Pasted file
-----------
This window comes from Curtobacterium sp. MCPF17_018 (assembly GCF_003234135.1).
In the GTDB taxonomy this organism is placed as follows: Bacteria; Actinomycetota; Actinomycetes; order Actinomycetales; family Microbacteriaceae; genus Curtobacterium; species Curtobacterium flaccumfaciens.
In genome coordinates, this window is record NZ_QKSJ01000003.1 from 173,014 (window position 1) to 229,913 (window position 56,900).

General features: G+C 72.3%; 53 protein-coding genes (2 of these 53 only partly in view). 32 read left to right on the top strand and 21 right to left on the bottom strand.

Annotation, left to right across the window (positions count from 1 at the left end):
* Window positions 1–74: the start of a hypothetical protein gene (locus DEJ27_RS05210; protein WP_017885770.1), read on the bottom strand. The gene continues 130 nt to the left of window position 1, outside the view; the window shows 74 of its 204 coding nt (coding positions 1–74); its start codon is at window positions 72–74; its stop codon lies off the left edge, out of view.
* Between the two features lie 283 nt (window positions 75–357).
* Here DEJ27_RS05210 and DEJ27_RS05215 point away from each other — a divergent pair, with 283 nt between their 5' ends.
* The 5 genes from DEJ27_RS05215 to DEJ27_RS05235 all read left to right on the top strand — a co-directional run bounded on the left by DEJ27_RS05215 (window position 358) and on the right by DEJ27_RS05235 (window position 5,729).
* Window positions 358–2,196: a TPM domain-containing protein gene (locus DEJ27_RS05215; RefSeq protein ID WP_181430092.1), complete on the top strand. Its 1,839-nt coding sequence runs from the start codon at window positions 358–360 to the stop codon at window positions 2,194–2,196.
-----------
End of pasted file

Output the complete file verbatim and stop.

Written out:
This window comes from Curtobacterium sp. MCPF17_018 (assembly GCF_003234135.1).
In the GTDB taxonomy this organism is placed as follows: Bacteria; Actinomycetota; Actinomycetes; order Actinomycetales; family Microbacteriaceae; genus Curtobacterium; species Curtobacterium flaccumfaciens.
In genome coordinates, this window is record NZ_QKSJ01000003.1 from 173,014 (window position 1) to 229,913 (window position 56,900).

General features: G+C 72.3%; 53 protein-coding genes (2 of these 53 only partly in view). 32 read left to right on the top strand and 21 right to left on the bottom strand.

Annotation, left to right across the window (positions count from 1 at the left end):
* Window positions 1–74: the start of a hypothetical protein gene (locus DEJ27_RS05210; protein WP_017885770.1), read on the bottom strand. The gene continues 130 nt to the left of window position 1, outside the view; the window shows 74 of its 204 coding nt (coding positions 1–74); its start codon is at window positions 72–74; its stop codon lies off the left edge, out of view.
* Between the two features lie 283 nt (window positions 75–357).
* Here DEJ27_RS05210 and DEJ27_RS05215 point away from each other — a divergent pair, with 283 nt between their 5' ends.
* The 5 genes from DEJ27_RS05215 to DEJ27_RS05235 all read left to right on the top strand — a co-directional run bounded on the left by DEJ27_RS05215 (window position 358) and on the right by DEJ27_RS05235 (window position 5,729).
* Window positions 358–2,196: a TPM domain-containing protein gene (locus DEJ27_RS05215; RefSeq protein ID WP_181430092.1), complete on the top strand. Its 1,839-nt coding sequence runs from the start codon at window positions 358–360 to the stop codon at window positions 2,194–2,196.